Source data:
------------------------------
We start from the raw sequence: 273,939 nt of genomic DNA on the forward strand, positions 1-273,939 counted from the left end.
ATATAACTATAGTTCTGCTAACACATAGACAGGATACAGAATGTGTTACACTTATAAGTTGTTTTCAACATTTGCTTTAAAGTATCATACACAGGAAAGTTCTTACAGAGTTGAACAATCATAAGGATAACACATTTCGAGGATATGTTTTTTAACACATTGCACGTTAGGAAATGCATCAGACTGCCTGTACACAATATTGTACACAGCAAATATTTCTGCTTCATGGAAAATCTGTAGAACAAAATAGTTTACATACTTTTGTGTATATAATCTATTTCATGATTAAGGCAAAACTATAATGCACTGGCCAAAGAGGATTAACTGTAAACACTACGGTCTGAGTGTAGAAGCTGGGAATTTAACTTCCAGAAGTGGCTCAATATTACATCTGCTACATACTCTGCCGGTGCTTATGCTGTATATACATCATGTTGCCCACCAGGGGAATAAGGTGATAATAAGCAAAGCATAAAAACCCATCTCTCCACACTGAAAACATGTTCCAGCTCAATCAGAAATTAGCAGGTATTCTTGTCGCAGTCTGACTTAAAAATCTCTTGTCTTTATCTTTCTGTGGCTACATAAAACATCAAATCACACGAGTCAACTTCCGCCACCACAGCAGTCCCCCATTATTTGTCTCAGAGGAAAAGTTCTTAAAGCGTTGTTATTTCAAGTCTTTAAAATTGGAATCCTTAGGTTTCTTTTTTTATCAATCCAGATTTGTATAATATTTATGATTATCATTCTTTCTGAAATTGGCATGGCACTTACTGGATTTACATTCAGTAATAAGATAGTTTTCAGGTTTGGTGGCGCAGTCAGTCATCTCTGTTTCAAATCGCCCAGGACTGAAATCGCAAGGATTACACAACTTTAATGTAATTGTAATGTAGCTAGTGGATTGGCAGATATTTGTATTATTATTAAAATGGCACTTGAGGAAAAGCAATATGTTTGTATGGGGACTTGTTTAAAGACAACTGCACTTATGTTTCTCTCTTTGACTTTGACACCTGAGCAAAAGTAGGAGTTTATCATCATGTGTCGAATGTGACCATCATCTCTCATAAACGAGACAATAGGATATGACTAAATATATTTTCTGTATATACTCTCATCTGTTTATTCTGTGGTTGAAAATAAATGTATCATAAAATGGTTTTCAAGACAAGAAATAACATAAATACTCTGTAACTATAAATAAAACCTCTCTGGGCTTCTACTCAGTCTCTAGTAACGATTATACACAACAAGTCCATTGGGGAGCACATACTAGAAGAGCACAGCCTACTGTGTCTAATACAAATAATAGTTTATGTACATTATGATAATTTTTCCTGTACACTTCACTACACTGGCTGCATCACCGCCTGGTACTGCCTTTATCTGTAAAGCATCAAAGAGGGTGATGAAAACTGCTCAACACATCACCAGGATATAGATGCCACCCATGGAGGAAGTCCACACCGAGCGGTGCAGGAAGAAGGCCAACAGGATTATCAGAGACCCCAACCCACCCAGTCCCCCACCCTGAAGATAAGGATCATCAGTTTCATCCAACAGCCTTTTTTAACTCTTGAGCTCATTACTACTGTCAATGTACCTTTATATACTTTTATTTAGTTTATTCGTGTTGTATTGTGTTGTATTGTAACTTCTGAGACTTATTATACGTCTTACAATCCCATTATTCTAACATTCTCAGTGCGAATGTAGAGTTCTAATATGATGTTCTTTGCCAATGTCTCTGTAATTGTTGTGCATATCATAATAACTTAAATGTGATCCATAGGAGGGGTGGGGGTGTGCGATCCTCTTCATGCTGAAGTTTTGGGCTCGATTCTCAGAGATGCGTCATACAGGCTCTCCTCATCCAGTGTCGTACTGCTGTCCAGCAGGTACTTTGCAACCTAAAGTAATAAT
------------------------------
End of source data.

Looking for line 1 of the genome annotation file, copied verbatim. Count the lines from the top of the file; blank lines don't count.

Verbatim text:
We start from the raw sequence: 273,939 nt of genomic DNA on the forward strand, positions 1-273,939 counted from the left end.